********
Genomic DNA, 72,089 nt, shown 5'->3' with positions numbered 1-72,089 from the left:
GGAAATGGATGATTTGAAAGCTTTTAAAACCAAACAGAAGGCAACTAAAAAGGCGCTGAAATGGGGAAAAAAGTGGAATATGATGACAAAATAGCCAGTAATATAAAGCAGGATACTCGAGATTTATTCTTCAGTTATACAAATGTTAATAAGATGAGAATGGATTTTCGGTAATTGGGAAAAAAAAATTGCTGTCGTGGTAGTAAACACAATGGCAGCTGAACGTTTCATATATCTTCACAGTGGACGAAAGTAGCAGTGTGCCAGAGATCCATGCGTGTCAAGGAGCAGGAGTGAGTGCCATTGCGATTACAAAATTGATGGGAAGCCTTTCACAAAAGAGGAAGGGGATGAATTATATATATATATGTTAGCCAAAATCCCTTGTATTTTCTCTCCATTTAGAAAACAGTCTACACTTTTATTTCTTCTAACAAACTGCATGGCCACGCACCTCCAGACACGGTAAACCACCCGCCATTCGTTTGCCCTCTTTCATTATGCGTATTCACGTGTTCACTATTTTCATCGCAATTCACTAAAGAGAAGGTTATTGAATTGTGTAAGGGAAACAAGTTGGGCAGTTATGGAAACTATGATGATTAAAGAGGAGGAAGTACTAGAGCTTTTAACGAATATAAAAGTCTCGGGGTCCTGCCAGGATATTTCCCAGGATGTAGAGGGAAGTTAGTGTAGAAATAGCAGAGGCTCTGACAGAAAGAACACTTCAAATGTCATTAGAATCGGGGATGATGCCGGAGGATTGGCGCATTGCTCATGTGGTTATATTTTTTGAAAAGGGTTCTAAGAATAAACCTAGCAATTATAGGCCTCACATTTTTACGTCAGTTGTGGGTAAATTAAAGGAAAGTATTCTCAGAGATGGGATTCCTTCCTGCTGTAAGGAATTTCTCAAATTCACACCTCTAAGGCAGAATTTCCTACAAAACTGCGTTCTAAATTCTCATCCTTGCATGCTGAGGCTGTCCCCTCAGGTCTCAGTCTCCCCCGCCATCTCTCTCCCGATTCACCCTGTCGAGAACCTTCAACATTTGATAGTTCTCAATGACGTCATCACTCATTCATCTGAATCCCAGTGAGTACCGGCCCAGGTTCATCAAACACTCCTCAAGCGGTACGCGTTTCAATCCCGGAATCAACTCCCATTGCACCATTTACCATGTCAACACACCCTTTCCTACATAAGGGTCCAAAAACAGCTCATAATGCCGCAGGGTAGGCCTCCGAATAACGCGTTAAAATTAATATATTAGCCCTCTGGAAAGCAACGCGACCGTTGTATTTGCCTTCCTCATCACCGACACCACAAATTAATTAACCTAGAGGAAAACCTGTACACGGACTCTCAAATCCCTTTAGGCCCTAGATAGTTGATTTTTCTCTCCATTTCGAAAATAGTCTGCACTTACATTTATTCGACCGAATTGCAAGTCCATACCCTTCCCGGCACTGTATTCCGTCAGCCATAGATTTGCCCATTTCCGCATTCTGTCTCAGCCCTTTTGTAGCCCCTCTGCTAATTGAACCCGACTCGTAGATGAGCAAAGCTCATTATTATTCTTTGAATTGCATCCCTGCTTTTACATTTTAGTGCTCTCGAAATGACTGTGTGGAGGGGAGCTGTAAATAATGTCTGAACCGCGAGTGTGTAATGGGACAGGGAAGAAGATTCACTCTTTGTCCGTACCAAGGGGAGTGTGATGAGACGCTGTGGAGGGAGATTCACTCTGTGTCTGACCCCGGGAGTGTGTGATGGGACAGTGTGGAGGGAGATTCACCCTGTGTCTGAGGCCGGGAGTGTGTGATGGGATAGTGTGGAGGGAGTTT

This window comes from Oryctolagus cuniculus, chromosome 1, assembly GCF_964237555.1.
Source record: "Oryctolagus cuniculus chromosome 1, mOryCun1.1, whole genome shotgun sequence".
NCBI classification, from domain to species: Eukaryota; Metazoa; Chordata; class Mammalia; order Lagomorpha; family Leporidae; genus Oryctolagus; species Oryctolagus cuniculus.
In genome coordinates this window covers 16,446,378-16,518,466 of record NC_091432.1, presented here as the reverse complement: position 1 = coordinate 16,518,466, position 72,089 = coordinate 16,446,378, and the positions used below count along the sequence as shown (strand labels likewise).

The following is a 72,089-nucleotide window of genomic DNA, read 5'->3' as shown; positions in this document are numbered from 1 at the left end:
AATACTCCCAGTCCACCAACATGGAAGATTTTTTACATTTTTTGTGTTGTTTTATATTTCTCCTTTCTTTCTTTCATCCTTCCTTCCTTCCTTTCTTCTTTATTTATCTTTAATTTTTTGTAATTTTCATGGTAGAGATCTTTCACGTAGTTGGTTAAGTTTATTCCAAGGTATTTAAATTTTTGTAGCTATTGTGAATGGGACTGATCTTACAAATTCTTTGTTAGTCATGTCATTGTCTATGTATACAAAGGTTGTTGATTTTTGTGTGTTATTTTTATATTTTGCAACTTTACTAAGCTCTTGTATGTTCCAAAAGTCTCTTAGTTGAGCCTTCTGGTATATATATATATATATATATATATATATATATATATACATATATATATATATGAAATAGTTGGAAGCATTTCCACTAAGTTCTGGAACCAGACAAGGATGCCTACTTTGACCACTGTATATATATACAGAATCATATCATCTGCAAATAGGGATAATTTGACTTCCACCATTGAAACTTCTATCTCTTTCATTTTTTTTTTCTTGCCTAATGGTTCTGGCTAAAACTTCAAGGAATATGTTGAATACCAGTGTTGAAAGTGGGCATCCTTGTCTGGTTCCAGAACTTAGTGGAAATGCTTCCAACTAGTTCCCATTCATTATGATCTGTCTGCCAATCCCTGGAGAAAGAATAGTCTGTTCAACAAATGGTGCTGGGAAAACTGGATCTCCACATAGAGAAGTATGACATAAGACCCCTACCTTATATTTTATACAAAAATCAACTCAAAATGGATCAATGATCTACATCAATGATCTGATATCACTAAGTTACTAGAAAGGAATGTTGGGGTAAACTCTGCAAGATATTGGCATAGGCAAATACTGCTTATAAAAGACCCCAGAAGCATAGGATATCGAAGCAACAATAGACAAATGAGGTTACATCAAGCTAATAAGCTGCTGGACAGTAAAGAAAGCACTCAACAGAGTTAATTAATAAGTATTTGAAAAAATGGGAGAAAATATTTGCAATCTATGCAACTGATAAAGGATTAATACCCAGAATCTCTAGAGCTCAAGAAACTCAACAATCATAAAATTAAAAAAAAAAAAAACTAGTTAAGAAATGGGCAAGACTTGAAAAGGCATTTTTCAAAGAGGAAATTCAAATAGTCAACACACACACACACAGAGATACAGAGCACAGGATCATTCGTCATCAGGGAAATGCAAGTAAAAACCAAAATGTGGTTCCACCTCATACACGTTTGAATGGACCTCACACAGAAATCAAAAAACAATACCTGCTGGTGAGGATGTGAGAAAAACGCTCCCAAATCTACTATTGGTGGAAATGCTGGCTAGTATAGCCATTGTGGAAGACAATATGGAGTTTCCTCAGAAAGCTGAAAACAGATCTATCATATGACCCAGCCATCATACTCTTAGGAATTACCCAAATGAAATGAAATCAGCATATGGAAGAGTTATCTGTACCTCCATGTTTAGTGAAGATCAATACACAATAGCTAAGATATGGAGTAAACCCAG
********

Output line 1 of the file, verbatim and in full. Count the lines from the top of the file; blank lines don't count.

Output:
Genomic DNA, 72,089 nt, shown 5'->3' with positions numbered 1-72,089 from the left: